This guest post from Mule Stable regular Zebra (James Glover) delves into the details of the proposed Resources Super Profits Tax.
The Australian Government (hereby known as the Govt) has proposed a Resources Super Profits Tax (RSPT) for mining companies. Superficially it appears to be a 40% tax on all profits (measured by Return On Investment or ROI) in excess of the Govt Bond Rate (or GBR, the interest rate at which the Govt borrows money, over the long-term).
The key points of this article are:
1. The GBR is the correct threshold level for RSPT,
2. If the Govt increases the threshold above GBR this will represent a subsidy of miners by taxpayers,
3. The RSPT will benefit small and marginal mining projects to get finance through partial Govt backing of risks.
So for example suppose miner Mineral Wealth of Australia (MWA) invests $1bn in the Mt Koalaroo Iron-Ore mine. MWA is a wholly owned subsidiary of Silver Back Mining (SBM). In the year following they make $200m profit or a return on investment (ROI) of 20%. If the GBR = 5.5% then the 40% RSPT means a tax revenue to the Govt of Tax = 40% x (20%-5.5%) x $1000m = $58m.
This seems very straight forward. It appears that the Govt is saying that GBR represents some “fair” level of return and anything in excess of this is a “super profit” to be taxed accordingly. Not at the normal company tax rate of 30% but a “super tax” rate of 40%. This is how it has been presented by both sides in the media. Arguments against the RSPT have focused on whether the GBR as a “risk-free” rate is the appropriate benchmark for a risky profit stream. Indeed it is not but in fact this isn’t what the RSPT is about. For example normally taxes on profits have no negative impact on the Govt if the company loses money. In the case of the RSPT though the Govt has stated that 40% of any losses can either be claimed back from the Govt (as a refund) or carried over to other projects.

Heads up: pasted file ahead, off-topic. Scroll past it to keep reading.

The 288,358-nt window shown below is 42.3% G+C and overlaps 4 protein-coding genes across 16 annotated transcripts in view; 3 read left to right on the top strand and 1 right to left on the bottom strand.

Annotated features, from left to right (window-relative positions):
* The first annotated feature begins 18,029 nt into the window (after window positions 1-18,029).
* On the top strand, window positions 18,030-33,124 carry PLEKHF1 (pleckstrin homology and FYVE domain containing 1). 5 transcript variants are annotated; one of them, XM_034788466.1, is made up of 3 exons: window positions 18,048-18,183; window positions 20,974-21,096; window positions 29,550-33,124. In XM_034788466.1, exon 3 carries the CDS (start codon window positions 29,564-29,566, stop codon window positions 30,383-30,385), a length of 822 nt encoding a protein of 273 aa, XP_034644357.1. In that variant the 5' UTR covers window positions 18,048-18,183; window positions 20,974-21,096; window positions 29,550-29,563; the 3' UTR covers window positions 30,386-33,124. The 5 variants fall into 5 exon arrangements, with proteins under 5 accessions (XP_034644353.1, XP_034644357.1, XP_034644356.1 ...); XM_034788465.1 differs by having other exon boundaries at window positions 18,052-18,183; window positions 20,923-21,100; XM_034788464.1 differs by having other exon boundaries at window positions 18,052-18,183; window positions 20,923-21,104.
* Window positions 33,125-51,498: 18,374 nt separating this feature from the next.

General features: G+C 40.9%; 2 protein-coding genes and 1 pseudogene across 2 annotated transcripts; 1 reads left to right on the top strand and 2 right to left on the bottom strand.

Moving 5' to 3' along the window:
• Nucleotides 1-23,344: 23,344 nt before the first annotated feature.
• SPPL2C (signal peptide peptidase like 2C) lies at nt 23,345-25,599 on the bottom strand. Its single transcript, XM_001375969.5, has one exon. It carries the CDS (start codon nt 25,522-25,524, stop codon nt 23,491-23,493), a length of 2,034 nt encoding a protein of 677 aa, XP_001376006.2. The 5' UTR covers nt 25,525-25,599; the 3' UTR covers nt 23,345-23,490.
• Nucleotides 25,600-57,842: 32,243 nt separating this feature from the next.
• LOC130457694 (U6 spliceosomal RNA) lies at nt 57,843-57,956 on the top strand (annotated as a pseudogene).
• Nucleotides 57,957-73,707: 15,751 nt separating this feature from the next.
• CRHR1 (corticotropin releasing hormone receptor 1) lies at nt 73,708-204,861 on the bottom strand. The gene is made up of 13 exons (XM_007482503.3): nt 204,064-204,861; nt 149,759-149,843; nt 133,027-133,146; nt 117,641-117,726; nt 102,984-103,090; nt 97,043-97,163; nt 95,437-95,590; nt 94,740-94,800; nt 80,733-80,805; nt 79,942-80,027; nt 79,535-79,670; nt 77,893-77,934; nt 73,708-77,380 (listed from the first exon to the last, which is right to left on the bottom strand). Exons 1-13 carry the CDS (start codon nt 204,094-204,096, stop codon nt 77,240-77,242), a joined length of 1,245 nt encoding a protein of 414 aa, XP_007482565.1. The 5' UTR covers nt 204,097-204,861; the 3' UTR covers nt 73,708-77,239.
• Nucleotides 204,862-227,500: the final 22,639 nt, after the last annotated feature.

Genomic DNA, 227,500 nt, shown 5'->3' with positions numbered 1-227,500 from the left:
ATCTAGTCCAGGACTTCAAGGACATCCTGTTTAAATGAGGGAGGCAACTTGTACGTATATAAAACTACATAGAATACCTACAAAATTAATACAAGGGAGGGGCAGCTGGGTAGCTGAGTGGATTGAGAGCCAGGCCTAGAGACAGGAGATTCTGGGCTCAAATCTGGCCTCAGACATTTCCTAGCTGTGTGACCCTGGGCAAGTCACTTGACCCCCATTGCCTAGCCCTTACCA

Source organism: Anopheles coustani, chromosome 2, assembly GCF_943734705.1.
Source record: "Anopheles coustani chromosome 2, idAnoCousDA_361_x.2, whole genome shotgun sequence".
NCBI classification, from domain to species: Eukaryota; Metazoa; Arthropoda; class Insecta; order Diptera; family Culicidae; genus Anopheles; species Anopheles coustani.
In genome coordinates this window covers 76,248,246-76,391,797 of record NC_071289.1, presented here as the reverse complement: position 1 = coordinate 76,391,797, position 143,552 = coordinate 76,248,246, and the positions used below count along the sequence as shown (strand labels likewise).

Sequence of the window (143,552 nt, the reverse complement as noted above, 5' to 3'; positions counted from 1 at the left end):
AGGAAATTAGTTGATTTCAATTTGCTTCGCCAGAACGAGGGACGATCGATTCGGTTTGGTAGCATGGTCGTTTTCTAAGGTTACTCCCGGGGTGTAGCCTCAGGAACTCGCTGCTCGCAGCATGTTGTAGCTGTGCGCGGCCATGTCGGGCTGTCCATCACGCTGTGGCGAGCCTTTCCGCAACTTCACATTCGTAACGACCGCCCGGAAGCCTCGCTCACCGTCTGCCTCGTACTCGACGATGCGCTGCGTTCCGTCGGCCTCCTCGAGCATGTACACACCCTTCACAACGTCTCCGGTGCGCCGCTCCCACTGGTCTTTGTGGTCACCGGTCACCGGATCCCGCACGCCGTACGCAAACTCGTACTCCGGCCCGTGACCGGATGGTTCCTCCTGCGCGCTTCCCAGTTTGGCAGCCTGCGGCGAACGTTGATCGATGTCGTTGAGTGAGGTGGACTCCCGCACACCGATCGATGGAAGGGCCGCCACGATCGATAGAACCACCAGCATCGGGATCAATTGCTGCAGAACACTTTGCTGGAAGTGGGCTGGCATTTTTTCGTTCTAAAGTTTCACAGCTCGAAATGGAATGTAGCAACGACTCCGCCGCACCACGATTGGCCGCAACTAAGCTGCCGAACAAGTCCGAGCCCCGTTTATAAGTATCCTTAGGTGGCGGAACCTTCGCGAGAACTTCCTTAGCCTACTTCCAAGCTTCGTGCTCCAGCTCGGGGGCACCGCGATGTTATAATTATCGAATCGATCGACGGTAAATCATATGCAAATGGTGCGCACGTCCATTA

So what is the RSPT? A good way to consider it is if the Govt took a 40% stake in MWA as a “silent partner”, leaving SBM with a 60% stake. In this case we would expect the Govt to contribute $400m of the investment costs (raised presumably through issuing bonds at the GBR or equivalent). In return it would get 40% of the profit. The Govt return would therefore be 40% of the profit less the cost of funding its 40% investment ie Tax = ROI x 40% x I – GBR x 40% x I = 40% x (ROI – GBR) x I.
This appears to be the formula that the Govt has presented to calculate the RSPT and in this derivation it is quite straightforward. However the Govt appears to be getting something for nothing since it isn’t actually stumping up the $400m in investment capital. So what’s going on? A clever piece of financial engineering that’s what. The Govt avoids raising the capital itself (and hence have it be counted as Govt debt) by getting the project to raise it on the Govt’s behalf.
(You can easily skip the next paragraph if you aren’t interested in the details of mine financing costs)